Log in

No account? Create an account

The Toybox

people for the conservation of limited amounts of indignation

Previous Entry Share Flag Next Entry
today in a life
children of dune - leto 1

I have never worked out if it is good form to rec podfic of your fic, but I finally had a chance to listen to some that I downloaded, and my God.

Fic: It's My Death, My Rhythm, My Arithmetic, AIRPS, Adam/Kris, AU
Podfic:It's My Death, My Rhythm, My Arithmetic by reena_jenkins - I rarely creep myself out during writing, but this one was an exception. Reena dialed it up to eleven in the reading. Just. Whoa.

Fic: Marked, Smallville, Clark/Lex
Podfic: Marked by reena_jenkins - I get weirdly self-conscious reading my own fic a lot, but listening seems to get it a remove from me enough to enjoy it. I so enjoyed this one. She also inspired me to add a few more fics to AO3 since this one wasn't up yet and I felt bad she couldn't link it properly.

Fic: The Tale of the Sea Serpent, Merlin, Merlin/Arthur
Podfic: The Tale of the Sea Serpent by eosrose - this was such a fun listen. I love her voice.



For some reason, Cisco VPN stopped working entirely yesterday and even after reinstall, I could not get it to run. It kept not starting and I have no idea why. So had to go into the office for validation in the evening, and did two hours of COLA validation in an empty building. Child bravely came along and was disappointed to realize how boring it was to go through dozens of cases to validate that everyone receiving RSDI/SSI got their COLA update.

It wasn't bad, per se, just repetitive; open case, check dates, get calculator and do rough math to make sure the amounts were correct. Considering the horror that will emerge after the new year in testing, I am taking repetitive and a little boring to the alternatives.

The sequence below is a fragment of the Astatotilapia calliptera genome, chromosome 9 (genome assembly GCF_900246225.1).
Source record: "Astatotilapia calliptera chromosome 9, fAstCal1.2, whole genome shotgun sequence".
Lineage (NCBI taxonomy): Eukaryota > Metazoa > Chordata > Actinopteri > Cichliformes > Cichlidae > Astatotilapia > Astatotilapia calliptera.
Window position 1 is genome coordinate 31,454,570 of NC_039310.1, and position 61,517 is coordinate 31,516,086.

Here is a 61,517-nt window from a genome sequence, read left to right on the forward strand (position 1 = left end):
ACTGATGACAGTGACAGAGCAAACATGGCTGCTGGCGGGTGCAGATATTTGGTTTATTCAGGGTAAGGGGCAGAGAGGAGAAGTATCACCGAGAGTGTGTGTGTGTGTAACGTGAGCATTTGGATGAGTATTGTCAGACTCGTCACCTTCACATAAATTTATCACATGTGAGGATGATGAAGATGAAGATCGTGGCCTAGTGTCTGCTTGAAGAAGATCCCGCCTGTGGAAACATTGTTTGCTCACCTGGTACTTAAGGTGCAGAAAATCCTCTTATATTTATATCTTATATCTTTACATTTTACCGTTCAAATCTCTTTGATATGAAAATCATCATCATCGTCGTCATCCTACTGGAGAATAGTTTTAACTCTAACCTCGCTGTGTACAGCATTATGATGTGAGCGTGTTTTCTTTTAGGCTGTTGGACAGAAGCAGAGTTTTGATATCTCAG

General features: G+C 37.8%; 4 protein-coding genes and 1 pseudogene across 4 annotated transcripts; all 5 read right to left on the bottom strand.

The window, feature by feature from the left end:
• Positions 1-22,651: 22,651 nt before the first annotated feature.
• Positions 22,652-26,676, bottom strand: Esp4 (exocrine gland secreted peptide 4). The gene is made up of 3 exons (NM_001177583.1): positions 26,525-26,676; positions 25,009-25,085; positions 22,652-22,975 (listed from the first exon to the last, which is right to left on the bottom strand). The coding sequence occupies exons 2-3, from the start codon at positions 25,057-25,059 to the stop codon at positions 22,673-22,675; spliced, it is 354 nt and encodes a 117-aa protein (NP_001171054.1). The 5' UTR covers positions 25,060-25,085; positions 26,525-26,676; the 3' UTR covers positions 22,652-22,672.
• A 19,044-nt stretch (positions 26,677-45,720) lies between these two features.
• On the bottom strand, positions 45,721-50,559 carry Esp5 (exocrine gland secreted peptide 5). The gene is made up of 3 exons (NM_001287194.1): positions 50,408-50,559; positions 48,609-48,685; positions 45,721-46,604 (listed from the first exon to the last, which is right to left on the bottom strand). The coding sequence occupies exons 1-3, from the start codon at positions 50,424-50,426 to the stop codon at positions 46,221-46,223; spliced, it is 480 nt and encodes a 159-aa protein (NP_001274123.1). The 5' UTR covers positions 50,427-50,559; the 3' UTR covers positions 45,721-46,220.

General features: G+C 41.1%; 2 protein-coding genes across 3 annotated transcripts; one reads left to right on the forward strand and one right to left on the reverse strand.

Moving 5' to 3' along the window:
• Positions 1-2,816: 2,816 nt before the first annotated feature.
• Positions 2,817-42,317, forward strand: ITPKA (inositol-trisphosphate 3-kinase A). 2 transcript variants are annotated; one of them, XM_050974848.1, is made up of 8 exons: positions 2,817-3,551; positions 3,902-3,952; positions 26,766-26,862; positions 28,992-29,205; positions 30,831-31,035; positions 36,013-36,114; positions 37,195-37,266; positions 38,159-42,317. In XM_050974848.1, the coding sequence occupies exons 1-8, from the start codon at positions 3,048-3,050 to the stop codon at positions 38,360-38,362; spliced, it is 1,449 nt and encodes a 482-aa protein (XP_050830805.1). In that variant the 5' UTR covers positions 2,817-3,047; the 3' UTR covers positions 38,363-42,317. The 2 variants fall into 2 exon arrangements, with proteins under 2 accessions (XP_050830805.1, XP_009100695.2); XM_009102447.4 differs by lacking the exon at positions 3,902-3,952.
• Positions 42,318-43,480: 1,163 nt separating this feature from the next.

I'm appreciating the my lead on this more and more, as much for her patience and trust as for the fact she found out I was alone (with Child) and called the office during her own validations to check up on me and to remind me that when I was done with my part of the list to go home and no, nothing else was needed so don't stick around. She'd be such a fantastic manager, except she takes way too much work on herself even after she delegates. The thing is, she's an expert on our part of testing for one, and two, she's that type of person who likes what we do, and for all her management skills, I think she'd hate not being able to get into the guts of testing itself. And she's our best, to be honest; we'd need three people to replace her from what I've seen of her workload.

Hearing horror stories about supervisors and leads always makes me pathetically grateful for our manager and leads; I always take for granted that for the most part, I've either had fantastic supervisors and leads that I missed when I left, or ones I was very good at working with and avoiding when necessary (never would have survived casework otherwise).

It's odd; since my current manager took over and I joined this testing group in our unit, nothing has really changed in workload (since September last year, it's effectively doubled) but my job satisfaction even under stress (and this summer was bad) has gone up hugely. Both our manager and my lead are actually--and I say this without irony--inspirational for the unit. They acknowledge the insane workload and in a shocking turn of events, explain the reasons why and set out reasonable expectations. When the expectations aren't reasonable but we have to do it anyway, they acknowledge that too, and go out of their way to show their appreciation and gratitude. And both of them work as much as or more than we do; if we come in on weekends or work from home, they're doing the same thing and are a Groove message or email message away for questions or problems. And they regularly forward emails from higher-ups who say nice things about us or express gratitude for our work, which in previous management was pretty much unknown.